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  1. There used to be a preppers cache next to Pensive Pond in Pleasant Valley. That was a very nice place to set up home, but I haven't seen it for donkeys years. I don't know if it's been moved, or removed, or I've just been unlucky. But I'd say there. Otherwise, the Signal Hill radio shack thing is nearly as good. I also enjoyed living in the plane wreck on top of Timberwolf Mountain for quite some time. It feels like you're king of the world up there in your mountaintop castle!
  2. "The Wild doesn't care if I am here or not. It doesn't care if I have enough food or not. It doesn't care if I am lonely. It doesn't care if I am so miserable that I start going insane. The Wild is just here. It's The Wild. It's hard to go and try to live your dreams and find that... it's so difficult." -Ed Wardle, from his documentary film, Alone In The Wild, for Channel 4 Television in the UK (2009). Wikipedia page: https://en.wikipedia.org/wiki/Alone_in_the_Wild The film also seems to be available on Youtube!
  3. Yeah, I think you get less condition regen overall if you set it the way you do. But it feels more intuitive to me to have it regain during rest; also, when I first started playing TLD, sleep-regen was all you got anyway, so that feels more natural to me. I don't like completely disabling any single feature altogether (except for Timberwolves!) so I keep fishing switched on, along with firearms and knives/hatchets. Having no sleep-regen disables Herbal Tea, which is another reason I don't do it that way round. With awake-regen on 'none', you still get some from Birch Bark, if you can fin
  4. I haven't finished Episode 3 yet. I, too, got annoyed with the Timberwolves and just abandoned it. I've always played Survival Mode with Timberwolves switched off ever since!
  5. I think the moments I've enjoyed the most are when you are very close to death, but you manage to pull through - either by your own ingenuity or by sheer luck. In fact, the lucky escapes are possibly the most fun. For example, when I first set foot in Pleasant Valley after making the journey through the Winding River for the first time: I was lost (obviously, being my first time on the map), it was evening and a blizzard was starting up (obviously, being Pleasant Valley, though I didn't know that yet). I kept my character awake for an entire night on a hillside, tending a fire stick by st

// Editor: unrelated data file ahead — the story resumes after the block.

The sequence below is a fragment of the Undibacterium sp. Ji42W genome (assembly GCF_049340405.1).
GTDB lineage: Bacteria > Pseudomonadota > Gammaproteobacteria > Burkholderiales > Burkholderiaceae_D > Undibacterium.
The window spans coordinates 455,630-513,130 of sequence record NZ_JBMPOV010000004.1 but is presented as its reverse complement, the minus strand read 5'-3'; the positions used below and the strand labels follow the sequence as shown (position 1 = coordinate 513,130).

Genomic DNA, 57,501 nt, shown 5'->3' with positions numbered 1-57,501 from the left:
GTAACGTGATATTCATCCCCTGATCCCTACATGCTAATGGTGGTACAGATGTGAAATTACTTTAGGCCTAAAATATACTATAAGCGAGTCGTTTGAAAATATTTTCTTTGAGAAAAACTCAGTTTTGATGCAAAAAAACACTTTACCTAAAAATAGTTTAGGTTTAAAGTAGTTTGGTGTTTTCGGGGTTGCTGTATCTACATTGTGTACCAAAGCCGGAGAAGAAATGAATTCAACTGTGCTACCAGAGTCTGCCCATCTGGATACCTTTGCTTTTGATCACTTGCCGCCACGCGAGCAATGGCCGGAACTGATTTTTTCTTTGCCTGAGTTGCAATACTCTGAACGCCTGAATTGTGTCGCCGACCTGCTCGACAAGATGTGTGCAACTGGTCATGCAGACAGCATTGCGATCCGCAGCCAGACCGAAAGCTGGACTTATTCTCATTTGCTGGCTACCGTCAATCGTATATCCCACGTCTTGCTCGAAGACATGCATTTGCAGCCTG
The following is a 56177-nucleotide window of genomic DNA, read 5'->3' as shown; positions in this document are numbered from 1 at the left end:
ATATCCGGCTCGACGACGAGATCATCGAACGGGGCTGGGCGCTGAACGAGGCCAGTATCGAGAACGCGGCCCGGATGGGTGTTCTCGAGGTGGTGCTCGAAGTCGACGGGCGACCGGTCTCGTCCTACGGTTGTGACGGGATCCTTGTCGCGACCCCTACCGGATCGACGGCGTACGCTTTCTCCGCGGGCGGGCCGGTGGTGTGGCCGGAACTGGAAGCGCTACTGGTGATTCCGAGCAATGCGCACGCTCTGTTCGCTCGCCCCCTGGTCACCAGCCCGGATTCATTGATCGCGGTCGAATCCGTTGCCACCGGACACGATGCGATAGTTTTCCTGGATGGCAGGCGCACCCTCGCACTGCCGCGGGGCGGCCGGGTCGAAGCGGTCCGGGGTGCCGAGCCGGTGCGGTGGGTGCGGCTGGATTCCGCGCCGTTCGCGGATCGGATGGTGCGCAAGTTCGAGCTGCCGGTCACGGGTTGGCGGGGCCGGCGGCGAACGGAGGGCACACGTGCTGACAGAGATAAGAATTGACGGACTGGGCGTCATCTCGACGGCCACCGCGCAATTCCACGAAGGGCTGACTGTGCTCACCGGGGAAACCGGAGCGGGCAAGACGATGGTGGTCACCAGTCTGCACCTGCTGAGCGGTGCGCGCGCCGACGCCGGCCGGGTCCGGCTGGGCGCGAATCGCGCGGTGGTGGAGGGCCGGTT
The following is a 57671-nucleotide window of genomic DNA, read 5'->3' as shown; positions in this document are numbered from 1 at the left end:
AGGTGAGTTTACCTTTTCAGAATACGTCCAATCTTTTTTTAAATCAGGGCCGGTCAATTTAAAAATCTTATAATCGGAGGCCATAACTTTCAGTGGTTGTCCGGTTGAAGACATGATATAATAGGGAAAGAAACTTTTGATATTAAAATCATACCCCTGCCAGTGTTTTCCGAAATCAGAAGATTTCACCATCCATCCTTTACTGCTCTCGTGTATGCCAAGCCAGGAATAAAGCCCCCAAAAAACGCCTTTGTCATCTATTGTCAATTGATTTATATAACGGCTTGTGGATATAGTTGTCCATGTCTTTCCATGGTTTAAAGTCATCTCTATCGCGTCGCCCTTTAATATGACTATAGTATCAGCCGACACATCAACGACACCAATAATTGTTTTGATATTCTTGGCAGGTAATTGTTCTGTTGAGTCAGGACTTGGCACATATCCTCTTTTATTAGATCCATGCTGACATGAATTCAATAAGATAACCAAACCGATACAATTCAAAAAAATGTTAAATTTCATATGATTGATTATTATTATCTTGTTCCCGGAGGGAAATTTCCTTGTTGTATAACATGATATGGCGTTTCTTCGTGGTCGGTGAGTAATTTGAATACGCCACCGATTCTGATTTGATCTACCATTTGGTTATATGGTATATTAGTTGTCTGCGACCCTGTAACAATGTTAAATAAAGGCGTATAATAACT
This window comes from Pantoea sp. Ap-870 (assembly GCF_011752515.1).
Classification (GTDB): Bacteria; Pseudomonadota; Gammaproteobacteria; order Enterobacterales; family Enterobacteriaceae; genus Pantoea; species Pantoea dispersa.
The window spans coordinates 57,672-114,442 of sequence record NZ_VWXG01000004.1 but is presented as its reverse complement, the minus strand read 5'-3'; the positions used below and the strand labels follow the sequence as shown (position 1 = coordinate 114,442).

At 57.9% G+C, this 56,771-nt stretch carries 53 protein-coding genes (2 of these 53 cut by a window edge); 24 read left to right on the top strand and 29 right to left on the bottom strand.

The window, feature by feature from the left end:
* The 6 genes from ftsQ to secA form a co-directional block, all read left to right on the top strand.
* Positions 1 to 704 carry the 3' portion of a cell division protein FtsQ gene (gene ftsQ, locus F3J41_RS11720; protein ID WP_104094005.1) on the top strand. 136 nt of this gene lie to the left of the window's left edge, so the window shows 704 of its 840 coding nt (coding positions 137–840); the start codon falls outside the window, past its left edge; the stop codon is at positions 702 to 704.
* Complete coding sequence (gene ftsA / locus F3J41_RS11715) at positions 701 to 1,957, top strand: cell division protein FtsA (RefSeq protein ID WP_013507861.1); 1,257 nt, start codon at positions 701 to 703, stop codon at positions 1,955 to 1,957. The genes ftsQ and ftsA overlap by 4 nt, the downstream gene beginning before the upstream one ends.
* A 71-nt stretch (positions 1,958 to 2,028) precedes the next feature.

6. If you change the health regain settings in the custom mode to 'low' for sleep and 'none' for general awake-and-healthy regain, you only get about 12% of your health bar back from a 7 hour sleep (7 hours is the most you can sleep for in one go with the thirst rate on maximum). This makes starvation -> sleep-regain tactics fairly worthless, since you only get back at night about the same amount as you lose in a day from starving. If you are also losing condition from freezing, you won't get all of it back from one night's sleep, and you'll be in deficit. If you get attacked by a bear or
  7. You don't have to read spoiler websites or edit your save in order to do well at Interloper. You have to play differently. You have to run around the main locations where loot will spawn, taking freezing and hunger damage while you do it, and then regain as much as you can with long sleeps. Push the survival mechanics to the limits in order to be as efficient as possible, and keep moving until you have good enough gear to relax and settle down a bit. Apparently that takes upwards of 30 days - maybe more like 50. I don't like playing like that, and I've never made it that far. But giv